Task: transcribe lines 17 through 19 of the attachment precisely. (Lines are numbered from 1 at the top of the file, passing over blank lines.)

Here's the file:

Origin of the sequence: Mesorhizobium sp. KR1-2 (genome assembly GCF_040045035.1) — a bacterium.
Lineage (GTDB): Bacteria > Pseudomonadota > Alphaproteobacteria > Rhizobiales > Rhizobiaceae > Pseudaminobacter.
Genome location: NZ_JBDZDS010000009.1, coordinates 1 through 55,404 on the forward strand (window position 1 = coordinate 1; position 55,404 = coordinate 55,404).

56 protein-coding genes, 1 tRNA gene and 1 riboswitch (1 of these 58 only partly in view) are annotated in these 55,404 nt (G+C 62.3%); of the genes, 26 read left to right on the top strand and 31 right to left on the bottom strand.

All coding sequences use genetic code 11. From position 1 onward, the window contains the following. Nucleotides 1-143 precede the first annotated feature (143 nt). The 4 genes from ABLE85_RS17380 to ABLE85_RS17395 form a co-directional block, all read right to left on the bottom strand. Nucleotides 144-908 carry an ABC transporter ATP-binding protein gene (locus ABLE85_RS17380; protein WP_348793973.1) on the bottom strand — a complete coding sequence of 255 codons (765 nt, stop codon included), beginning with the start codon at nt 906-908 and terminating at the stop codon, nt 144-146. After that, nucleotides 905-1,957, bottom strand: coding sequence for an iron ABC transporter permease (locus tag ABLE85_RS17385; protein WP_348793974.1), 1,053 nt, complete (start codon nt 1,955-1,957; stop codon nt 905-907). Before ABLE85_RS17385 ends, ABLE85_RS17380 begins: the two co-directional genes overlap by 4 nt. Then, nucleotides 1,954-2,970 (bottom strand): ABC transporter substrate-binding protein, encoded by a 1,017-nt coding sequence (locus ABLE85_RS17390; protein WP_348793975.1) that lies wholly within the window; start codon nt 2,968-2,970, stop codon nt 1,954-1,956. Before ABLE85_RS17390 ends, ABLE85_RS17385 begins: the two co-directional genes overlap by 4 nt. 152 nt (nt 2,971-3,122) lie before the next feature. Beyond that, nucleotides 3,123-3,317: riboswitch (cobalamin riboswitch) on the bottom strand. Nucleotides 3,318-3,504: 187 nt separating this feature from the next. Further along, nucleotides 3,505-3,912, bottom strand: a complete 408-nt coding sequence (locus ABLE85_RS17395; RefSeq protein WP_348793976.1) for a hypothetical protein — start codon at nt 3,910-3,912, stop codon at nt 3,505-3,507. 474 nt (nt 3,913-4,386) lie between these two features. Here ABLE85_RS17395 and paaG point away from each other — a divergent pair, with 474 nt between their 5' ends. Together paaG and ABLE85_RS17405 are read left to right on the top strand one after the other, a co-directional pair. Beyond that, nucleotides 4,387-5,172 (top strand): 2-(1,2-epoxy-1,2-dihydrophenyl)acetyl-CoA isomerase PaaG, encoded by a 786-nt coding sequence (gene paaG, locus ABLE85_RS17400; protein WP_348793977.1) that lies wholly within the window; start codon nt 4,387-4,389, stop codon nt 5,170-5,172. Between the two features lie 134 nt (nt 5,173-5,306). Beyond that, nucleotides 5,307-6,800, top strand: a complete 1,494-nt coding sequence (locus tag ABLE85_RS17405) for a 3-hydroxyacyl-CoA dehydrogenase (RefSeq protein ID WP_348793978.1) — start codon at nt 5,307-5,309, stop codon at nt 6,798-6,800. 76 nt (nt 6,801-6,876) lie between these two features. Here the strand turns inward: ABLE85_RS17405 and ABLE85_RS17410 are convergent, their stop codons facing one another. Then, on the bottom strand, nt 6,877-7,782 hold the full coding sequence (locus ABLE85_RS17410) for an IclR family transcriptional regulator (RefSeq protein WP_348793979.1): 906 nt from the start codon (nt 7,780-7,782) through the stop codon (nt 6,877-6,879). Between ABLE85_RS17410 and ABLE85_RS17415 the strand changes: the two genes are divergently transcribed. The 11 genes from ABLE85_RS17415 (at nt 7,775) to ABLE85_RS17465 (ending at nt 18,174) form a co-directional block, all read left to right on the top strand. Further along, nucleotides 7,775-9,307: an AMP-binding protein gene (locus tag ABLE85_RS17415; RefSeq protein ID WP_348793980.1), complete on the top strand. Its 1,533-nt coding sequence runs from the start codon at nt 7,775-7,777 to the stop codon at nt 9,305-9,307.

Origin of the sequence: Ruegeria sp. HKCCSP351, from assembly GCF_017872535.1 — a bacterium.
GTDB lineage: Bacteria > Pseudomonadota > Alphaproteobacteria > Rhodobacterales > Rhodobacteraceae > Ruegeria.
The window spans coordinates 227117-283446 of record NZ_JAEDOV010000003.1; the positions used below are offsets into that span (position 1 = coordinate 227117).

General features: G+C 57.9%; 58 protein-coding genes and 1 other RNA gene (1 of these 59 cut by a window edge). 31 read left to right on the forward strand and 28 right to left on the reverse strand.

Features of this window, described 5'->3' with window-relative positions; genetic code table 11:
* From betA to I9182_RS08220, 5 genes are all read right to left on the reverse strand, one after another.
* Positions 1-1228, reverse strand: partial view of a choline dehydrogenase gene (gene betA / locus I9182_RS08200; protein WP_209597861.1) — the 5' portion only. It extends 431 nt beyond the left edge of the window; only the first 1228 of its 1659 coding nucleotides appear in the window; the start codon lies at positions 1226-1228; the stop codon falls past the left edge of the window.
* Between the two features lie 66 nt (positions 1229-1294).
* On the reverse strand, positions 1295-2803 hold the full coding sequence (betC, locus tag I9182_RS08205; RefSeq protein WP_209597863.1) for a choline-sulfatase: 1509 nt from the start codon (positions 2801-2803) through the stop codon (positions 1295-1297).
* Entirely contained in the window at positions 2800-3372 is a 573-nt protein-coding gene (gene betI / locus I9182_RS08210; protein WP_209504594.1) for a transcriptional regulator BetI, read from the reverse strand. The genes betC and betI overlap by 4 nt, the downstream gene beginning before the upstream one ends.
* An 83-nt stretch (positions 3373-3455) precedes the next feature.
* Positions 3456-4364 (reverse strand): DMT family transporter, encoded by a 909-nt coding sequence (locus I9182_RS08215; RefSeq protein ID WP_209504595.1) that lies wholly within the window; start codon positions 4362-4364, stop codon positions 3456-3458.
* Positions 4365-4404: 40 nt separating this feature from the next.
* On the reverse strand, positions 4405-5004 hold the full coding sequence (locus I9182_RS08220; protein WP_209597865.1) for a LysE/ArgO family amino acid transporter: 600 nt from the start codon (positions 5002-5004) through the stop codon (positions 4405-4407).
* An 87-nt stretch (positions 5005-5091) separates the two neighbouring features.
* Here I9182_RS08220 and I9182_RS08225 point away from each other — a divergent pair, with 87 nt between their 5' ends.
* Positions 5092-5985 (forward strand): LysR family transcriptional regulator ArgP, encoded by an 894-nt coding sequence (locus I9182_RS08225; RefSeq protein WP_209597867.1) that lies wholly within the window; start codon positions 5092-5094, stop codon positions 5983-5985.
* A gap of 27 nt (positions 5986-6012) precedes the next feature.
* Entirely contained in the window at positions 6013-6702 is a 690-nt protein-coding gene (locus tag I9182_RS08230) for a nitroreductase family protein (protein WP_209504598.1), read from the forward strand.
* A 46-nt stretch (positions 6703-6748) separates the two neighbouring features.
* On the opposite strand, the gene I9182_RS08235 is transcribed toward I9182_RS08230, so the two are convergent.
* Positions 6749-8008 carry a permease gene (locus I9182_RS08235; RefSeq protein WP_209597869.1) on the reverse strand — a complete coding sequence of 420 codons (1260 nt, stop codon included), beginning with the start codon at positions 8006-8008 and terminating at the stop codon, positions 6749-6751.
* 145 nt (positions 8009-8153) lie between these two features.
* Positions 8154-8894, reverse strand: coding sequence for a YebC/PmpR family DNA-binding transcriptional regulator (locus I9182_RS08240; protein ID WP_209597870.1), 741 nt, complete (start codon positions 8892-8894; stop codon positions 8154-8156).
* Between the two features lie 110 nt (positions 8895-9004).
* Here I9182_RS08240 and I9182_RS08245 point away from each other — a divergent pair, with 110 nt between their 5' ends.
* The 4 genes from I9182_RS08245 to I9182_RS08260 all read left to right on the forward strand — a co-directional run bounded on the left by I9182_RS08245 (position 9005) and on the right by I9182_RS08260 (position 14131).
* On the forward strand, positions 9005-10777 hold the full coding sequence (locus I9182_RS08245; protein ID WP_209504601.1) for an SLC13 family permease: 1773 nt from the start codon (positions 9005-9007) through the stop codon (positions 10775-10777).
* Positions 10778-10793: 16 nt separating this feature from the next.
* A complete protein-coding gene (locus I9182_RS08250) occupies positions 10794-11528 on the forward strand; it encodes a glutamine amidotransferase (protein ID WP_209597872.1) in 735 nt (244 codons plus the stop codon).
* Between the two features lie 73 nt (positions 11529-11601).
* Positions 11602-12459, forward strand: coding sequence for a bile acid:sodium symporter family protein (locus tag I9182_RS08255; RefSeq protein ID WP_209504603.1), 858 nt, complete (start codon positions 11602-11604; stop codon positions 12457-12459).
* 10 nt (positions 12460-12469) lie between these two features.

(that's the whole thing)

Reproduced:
* Positions 3456-4364 (reverse strand): DMT family transporter, encoded by a 909-nt coding sequence (locus I9182_RS08215; RefSeq protein ID WP_209504595.1) that lies wholly within the window; start codon positions 4362-4364, stop codon positions 3456-3458.
* Positions 4365-4404: 40 nt separating this feature from the next.
* On the reverse strand, positions 4405-5004 hold the full coding sequence (locus I9182_RS08220; protein WP_209597865.1) for a LysE/ArgO family amino acid transporter: 600 nt from the start codon (positions 5002-5004) through the stop codon (positions 4405-4407).